Are Your Major Donors Qualified?
So, I have a bit of a rant.
Here is something I see all the time in nonprofit fundraising, and it really has to stop!
A donor who has a fairly long history of giving, $50 here, $100 there in response to regular mail or e-appeals, suddenly gives a big check for $1,000, or $5,000. That's awesome, right? Yep.
But then, WHAM! Immediately, that donor is taken out of the regular donor communication stream and put into someone's caseload as a major donor because she hit the almighty $$ criteria.
The $$ criteria is someone's idea that simply implies that because a donor used to give X and now gives Y, he or she is now part of the major-gifts program.
When a donor is handled this way, in the majority of cases we've come across, that donor's giving actually goes down. Why? For two reasons: 1. The donor who was getting 15-22 touches a year now gets two or three, and 2. the person in charge of cultivating this "major donor" forgets about him because he or she is going after "bigger fish" on the file.
This is why Richard and I always advocate qualifying a donor before introducing that donor to a major-gifts program. Qualifying? What do you mean, Jeff?
I mean actually asking the donor if he or she wants to be part of a group of donors who receives personal attention from an individual.
The reason for qualifying a donor is that just because a donor meets a certain dollar figure or WealthEngine indicator does not necessarily mean the donor wants to be part of a major-gifts program or relate on a personal basis.
In fact, our experience is that many donors don't want to be part of a major-gifts program. In fact, only one out of three donors who meet a major-donor criteria actually want to relate more personally. This means that a majority of major-gifts officer caseloads have 50 percent or more donors on them that don't want to relate personally! What a waste!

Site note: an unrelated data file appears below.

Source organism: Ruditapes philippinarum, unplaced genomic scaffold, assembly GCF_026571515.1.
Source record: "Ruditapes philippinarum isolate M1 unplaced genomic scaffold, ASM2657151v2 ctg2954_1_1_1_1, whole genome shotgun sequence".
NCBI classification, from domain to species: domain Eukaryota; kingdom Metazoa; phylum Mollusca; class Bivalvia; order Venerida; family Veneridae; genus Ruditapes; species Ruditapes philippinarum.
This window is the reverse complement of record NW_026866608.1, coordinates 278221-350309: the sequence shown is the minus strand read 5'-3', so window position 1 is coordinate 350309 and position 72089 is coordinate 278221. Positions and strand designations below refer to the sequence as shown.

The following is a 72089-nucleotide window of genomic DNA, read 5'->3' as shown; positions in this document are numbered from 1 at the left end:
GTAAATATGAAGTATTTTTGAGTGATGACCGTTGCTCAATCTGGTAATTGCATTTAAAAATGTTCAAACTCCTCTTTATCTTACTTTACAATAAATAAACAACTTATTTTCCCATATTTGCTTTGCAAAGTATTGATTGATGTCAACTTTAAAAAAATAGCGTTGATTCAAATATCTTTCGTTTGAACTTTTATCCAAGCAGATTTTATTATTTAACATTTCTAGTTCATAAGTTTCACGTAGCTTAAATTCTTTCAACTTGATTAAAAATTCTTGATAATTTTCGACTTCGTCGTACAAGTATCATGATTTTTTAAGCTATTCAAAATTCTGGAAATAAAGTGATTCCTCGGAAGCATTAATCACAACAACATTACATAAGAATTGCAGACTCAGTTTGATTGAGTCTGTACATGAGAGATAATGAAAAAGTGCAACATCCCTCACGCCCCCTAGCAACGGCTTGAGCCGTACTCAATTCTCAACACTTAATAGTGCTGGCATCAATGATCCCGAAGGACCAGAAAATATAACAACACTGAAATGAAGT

With everyone talking about being "donor-centered," you would think qualifying a donor is a no-brainer for most nonprofits, right? Wrong.
Whenever we mention qualifying a donor, we get this really strange look on people's faces.
"What is that? You mean, you want me to ask a donor if they want to have a more personal relationship? That's kinda weird."
Actually, it's not weird if done right. But it is critical if you want passionate major-gifts donors supporting your mission.
The problem is that when you don't correctly qualify a major-gifts donor, you end up with a lot of donors on a caseload who actually stop giving, become C- or D-level donors, and are no longer engaged with your organization.
And, from some of the major-gifts files we have audited, I can tell you this is a major reason there is so much donor attrition from year to year … there are a bunch of donors who don't want to be part of a caseload!
It's really quite sad, yet so easy to remedy.
Now, when you do have a caseload of real, qualified donors, you now have donors who want to be engaged with you. They're on board! And, if done right, in the qualifying process you are going to learn a ton of information that will help you honor and serve them in future.
Believe me, when donors feel like you are honoring their wishes, whether they want to be on a caseload or not, you create trust and mutuality with the relationship for you and your organization.
So, how do you qualify a donor? Here is how we do it at Veritus Group.
1. Review everyone who has met your major-gifts criteria as they relate to current giving. That might be $500 total year to date, $1,000 year to day or more. We call this measurement "inclination." How is your donor currently giving, and does it show inclination to give? Next, look at capacity. What is the donor's ability to give? Use any of the wealth indicators to get to this information. It is the confluence of inclination and capacity that gives you the clue that the donor meets your giving metric.